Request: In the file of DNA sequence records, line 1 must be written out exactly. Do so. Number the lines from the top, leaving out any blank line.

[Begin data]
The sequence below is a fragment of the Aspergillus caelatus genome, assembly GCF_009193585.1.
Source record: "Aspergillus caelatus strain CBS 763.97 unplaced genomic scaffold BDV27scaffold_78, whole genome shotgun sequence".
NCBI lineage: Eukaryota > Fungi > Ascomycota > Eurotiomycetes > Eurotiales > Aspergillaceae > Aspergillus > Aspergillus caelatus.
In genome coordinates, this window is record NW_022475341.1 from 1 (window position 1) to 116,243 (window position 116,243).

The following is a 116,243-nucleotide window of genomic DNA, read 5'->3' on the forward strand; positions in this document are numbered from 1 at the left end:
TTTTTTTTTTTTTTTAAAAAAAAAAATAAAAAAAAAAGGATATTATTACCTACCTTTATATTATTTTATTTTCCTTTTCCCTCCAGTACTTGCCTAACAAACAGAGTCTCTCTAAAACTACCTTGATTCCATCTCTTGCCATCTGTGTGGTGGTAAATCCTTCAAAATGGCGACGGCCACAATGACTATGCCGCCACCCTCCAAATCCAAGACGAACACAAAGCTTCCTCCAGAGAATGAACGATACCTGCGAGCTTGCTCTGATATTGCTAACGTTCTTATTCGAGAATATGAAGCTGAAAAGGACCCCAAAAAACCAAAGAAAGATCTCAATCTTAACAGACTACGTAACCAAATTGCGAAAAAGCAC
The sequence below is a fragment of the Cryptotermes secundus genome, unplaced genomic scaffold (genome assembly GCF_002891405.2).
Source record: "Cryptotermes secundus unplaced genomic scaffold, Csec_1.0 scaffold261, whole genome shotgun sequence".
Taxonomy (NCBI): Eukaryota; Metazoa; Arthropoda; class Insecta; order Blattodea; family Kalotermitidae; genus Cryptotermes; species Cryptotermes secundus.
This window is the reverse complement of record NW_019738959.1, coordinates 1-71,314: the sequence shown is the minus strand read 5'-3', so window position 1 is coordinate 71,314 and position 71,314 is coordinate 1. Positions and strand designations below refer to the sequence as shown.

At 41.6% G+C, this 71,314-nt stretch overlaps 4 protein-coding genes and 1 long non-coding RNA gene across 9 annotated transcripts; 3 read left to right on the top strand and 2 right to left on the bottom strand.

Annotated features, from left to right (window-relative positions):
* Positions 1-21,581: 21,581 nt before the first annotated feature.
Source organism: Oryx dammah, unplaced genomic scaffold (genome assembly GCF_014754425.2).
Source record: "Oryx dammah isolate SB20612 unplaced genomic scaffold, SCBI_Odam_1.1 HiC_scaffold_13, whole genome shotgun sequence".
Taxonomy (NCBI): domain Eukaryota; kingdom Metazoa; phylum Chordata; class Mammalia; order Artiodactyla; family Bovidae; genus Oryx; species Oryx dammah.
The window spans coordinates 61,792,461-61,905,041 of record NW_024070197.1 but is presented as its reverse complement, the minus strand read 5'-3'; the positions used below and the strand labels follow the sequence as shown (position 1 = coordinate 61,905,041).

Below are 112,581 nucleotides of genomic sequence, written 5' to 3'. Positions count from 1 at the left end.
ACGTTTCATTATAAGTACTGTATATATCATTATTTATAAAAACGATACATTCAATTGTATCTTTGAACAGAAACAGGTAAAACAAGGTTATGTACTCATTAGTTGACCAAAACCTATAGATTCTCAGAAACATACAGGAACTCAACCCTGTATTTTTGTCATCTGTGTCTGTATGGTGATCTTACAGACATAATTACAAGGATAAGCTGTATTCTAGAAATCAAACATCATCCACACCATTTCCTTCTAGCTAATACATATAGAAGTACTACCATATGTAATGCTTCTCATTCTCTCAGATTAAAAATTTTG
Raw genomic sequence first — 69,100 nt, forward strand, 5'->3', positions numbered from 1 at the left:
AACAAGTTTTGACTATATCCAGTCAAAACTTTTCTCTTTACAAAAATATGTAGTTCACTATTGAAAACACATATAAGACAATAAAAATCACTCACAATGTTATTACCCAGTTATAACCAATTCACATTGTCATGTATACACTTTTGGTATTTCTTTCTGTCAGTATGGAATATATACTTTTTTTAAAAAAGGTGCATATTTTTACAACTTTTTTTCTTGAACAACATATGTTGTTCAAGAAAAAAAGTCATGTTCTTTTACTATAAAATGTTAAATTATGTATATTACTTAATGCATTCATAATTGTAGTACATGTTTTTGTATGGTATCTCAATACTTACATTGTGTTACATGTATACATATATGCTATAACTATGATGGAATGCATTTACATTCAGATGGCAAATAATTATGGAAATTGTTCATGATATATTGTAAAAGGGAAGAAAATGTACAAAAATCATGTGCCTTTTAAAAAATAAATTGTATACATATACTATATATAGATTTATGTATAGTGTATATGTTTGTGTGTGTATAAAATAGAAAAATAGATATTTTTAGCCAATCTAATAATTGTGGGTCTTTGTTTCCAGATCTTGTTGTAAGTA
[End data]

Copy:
The sequence below is a fragment of the Aspergillus caelatus genome, assembly GCF_009193585.1.